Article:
Witherspoon testified that he received a reduced charge in exchange for his testimony against defendant. Witherspoon knew defendant because Witherspoon's brother used to be married to defendant's sister. Witherspoon testified that he and defendant had been at the victim's house in the fall of 1990 to "check it out." He explained that he helped defendant move outdoor furniture closer to the house and then stood lookout while defendant looked in the windows. Both the victim and the victim's mother testified that someone had moved their outdoor furniture during the fall of 1990, and they did not know who. An officer testified that Witherspoon had pointed out the victim's house while they drove by it in February 1991.

Defendant denied ever having been present at the victim's home and denied the acts of sexual assault. Defendant also testified that he did not consider Witherspoon a friend. Two friends of defendant testified that they believed defendant was with them at their home on December 10, 1990; they claimed they would have heard him if he had left the house.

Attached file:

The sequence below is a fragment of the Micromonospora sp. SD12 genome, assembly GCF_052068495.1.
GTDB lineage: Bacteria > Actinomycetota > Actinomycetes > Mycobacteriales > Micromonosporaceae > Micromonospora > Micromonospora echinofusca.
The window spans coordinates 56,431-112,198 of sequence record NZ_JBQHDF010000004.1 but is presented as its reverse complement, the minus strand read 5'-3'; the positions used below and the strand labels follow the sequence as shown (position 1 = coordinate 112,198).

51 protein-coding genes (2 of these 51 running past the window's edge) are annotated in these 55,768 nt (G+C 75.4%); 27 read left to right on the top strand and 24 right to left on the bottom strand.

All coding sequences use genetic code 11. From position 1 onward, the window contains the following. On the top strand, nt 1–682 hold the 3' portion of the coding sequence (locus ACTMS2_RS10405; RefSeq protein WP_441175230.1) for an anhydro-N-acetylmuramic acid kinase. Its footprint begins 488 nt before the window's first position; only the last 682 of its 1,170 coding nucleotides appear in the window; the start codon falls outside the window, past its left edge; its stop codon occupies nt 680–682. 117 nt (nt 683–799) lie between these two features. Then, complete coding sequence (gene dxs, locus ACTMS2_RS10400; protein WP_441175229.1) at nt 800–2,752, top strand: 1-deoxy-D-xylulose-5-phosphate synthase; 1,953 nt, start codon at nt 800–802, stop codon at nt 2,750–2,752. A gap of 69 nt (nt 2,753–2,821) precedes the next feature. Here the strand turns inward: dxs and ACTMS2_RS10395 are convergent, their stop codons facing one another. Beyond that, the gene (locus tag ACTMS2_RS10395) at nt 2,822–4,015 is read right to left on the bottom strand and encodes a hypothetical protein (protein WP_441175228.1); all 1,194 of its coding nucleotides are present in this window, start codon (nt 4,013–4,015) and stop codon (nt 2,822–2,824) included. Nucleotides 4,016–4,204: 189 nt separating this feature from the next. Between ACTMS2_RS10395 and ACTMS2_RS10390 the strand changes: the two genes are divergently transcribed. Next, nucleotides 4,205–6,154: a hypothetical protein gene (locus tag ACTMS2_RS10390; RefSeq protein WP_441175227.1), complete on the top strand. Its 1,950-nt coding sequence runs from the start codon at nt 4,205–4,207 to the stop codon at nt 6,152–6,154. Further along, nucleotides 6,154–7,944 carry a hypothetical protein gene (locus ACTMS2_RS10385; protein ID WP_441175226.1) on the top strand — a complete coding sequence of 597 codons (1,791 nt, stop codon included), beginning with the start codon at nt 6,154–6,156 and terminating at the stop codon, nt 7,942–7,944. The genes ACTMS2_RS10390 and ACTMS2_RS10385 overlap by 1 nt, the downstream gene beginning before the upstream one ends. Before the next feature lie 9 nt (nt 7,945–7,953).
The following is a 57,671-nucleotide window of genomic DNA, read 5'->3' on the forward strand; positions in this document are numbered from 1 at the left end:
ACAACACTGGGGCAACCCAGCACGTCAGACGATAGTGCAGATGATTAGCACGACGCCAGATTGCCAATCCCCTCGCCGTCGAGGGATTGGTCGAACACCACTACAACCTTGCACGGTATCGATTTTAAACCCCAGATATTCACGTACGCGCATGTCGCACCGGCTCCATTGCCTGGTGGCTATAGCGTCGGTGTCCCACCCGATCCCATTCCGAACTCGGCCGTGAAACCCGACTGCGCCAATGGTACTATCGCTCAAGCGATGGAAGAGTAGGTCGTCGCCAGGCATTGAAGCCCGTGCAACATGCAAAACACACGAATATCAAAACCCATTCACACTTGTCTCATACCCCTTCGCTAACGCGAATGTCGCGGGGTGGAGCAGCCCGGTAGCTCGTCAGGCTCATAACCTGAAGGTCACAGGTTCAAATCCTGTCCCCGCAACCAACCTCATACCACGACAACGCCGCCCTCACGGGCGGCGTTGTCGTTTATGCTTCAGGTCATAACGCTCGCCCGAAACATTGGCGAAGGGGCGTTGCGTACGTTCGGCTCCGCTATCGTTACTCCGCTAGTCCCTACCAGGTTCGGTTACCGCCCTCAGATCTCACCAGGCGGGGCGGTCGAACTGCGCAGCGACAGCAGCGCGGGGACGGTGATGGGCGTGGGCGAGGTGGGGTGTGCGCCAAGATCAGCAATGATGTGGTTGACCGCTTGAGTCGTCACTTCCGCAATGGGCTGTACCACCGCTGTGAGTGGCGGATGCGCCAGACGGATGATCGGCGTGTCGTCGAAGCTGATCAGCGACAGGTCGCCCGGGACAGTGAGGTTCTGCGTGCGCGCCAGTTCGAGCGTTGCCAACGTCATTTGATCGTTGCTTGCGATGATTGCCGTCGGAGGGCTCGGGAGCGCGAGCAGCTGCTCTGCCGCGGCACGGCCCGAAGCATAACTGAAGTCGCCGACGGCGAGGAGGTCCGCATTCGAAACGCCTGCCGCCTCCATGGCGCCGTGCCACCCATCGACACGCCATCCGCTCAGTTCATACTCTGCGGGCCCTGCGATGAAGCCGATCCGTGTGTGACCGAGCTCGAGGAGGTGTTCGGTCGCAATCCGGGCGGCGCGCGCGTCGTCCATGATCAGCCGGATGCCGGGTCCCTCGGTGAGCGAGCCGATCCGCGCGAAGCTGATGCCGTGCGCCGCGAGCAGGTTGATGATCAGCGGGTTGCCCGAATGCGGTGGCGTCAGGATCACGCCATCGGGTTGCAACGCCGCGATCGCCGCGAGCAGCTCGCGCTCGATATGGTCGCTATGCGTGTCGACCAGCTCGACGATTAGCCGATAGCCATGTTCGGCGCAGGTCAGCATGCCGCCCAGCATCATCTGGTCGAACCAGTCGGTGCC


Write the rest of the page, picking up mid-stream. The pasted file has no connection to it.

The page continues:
After the trial court took judicial notice of the admissibility of DNA identification evidence, the State offered Deadman, a Federal Bureau of Investigation (FBI) agent, to testify about DNA identification. After Deadman testified about his qualifications, the court found him qualified to testify as an expert on DNA identification. Deadman then explained in detail the FBI procedures used in DNA identification. The trial court ruled that the FBI procedures were not so unreliable as to preclude the DNA identification evidence, and Deadman testified that in his opinion, the seminal material from the victim's underwear and the stuffed animal matched samples of bodily fluids taken from defendant. Deadman testified further that the probability of selecting another person from the black population who is unrelated to defendant and who would have the same DNA profile as defendant is one in 100 million.